NASA launches a new spacecraft to study Mars's atmosphere
Mars was the first planet that humans attempted to reach. Since the 1960s, scientists have been working to learn about the Red Planet’s past. We now know that Mars was once a warm, wet place with great oceans and deep rivers. We also know that about 3.7 billion years ago, all that water disappeared when the planet lost its air. But why did the atmosphere on Mars change so dramatically?
This week, NASA launched the MAVEN spacecraft in hopes of answering that very question. MAVEN will study the remains of Mars’s air and help scientists figure out what became of the rest of it.
The spacecraft launched on Monday, November 18, from Cape Canaveral, Florida. The trip to Mars takes about 10 months, and MAVEN is scheduled to go into orbit in September 2014. It is the first spacecraft created exclusively to study the Martian upper atmosphere. Its wingspan measures 37.5 feet—not quite the length of a school bus—and it weighs 1,991 pounds—about the same amount as a small car.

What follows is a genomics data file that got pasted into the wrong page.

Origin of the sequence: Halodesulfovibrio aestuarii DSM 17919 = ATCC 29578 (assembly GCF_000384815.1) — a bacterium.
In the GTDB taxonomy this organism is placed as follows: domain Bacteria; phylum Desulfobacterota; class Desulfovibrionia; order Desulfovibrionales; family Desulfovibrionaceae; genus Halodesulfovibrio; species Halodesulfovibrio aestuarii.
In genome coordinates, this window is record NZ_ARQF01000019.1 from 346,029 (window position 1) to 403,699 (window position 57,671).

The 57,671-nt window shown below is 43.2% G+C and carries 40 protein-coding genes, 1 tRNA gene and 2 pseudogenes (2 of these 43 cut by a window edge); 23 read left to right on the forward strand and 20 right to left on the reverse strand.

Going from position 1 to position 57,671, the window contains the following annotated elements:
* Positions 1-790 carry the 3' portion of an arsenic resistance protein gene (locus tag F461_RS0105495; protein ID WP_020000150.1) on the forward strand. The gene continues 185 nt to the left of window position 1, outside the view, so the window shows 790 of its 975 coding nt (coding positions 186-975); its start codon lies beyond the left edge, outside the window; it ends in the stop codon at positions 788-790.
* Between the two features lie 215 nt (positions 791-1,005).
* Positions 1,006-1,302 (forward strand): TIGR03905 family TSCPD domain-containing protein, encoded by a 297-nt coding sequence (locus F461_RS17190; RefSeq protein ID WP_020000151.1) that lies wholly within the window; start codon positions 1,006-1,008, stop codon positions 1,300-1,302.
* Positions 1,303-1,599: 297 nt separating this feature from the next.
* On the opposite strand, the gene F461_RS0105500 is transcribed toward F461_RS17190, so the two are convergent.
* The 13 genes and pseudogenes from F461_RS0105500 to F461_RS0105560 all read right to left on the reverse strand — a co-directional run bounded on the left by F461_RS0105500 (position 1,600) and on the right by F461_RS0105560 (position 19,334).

MAVEN is equipped with eight different tools to measure and study the planet’s atmosphere. To collect information, it will fly in an orbit as fast as 3,278 miles per hour, and as slow as 93 miles per hour.
Once it arrives at the Red Planet, MAVEN will have plenty of company. The rover Curiosity is still zipping around the planet’s rocky surface, studying the geology, chemistry and possible biology of Mars. India launched its first unmanned mission earlier this month. NASA currently has a number of orbiters capturing unique views of Mars with powerful cameras and telescopes.
These missions are all slow, steady steps forward to unveil Mars’s secret past. While the end results may not be revealed for some time, an exciting exploration lies ahead.